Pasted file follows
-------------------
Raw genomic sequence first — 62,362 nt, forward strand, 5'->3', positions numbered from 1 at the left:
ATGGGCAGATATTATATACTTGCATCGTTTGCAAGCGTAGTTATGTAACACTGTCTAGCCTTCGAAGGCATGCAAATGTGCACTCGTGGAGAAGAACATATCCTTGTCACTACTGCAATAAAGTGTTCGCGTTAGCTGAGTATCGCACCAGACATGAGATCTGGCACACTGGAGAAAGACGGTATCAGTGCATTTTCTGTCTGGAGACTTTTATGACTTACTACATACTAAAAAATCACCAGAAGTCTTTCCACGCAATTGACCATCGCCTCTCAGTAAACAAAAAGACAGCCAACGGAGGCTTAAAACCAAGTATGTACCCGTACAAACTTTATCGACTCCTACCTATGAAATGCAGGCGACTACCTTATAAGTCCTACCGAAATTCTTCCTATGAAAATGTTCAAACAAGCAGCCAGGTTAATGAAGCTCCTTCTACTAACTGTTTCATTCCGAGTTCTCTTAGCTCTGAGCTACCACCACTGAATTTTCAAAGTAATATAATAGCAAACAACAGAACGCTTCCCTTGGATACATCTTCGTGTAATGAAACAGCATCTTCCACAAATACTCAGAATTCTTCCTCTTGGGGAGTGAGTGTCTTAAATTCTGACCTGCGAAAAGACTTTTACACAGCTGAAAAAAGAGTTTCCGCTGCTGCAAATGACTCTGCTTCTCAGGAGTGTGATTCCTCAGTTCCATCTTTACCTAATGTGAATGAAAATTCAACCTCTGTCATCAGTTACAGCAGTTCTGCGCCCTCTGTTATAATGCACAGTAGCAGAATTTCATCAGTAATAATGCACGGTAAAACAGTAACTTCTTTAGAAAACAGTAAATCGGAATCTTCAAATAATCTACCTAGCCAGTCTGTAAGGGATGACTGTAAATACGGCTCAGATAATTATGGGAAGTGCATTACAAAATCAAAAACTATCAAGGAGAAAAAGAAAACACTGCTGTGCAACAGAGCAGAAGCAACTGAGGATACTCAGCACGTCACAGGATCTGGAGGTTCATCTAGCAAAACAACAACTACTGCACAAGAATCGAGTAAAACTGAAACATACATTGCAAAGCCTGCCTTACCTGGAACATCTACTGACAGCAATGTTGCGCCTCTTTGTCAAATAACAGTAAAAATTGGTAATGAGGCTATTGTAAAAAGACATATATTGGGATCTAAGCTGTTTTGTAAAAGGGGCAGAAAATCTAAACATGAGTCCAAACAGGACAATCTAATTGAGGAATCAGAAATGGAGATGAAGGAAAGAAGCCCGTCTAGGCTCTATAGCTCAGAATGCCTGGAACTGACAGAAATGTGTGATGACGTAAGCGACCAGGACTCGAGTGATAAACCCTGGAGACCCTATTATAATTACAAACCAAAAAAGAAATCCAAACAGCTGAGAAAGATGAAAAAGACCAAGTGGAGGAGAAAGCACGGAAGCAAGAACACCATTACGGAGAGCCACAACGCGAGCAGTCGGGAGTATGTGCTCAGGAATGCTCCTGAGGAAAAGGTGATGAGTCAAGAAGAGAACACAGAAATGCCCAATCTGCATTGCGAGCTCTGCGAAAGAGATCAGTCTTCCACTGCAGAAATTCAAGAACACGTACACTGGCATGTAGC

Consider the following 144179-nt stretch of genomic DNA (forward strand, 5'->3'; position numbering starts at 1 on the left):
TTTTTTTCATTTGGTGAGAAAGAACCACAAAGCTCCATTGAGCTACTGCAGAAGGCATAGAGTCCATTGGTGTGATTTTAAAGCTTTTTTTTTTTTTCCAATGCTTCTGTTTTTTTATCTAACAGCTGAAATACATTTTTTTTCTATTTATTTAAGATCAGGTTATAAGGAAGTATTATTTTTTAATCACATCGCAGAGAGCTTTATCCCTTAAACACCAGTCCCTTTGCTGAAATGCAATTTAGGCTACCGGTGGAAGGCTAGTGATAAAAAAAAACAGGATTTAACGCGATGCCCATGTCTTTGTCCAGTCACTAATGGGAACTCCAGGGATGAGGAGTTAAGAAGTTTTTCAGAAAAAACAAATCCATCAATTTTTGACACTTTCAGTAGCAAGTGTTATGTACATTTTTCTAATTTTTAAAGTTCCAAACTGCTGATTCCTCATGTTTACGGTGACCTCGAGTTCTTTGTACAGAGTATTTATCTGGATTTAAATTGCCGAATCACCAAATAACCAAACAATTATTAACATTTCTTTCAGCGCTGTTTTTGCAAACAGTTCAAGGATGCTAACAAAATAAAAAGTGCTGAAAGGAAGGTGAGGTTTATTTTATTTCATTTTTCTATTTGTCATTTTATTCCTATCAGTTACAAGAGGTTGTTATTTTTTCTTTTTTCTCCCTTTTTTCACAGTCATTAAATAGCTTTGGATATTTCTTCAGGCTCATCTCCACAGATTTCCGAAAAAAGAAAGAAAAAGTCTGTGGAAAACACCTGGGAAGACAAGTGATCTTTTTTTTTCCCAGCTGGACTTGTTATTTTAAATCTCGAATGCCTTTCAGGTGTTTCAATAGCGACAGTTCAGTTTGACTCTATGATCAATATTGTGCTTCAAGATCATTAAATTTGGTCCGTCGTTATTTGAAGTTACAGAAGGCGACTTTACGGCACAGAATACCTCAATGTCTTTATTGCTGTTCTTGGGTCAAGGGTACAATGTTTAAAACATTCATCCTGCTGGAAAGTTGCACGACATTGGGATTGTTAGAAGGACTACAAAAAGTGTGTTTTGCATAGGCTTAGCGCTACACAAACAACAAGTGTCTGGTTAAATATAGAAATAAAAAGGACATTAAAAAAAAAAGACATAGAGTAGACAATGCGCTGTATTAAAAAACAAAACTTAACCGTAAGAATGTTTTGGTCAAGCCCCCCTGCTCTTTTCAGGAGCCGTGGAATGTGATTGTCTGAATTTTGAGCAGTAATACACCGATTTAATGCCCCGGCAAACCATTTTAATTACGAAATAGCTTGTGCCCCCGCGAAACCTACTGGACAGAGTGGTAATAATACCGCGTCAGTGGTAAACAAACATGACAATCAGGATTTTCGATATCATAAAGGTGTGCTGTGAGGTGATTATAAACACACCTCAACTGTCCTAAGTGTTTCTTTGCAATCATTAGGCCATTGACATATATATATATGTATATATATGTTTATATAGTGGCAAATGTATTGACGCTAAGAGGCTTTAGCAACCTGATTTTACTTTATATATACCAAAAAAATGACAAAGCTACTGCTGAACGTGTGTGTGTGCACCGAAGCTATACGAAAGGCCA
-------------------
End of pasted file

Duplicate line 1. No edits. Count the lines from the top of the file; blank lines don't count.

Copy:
Raw genomic sequence first — 62,362 nt, forward strand, 5'->3', positions numbered from 1 at the left: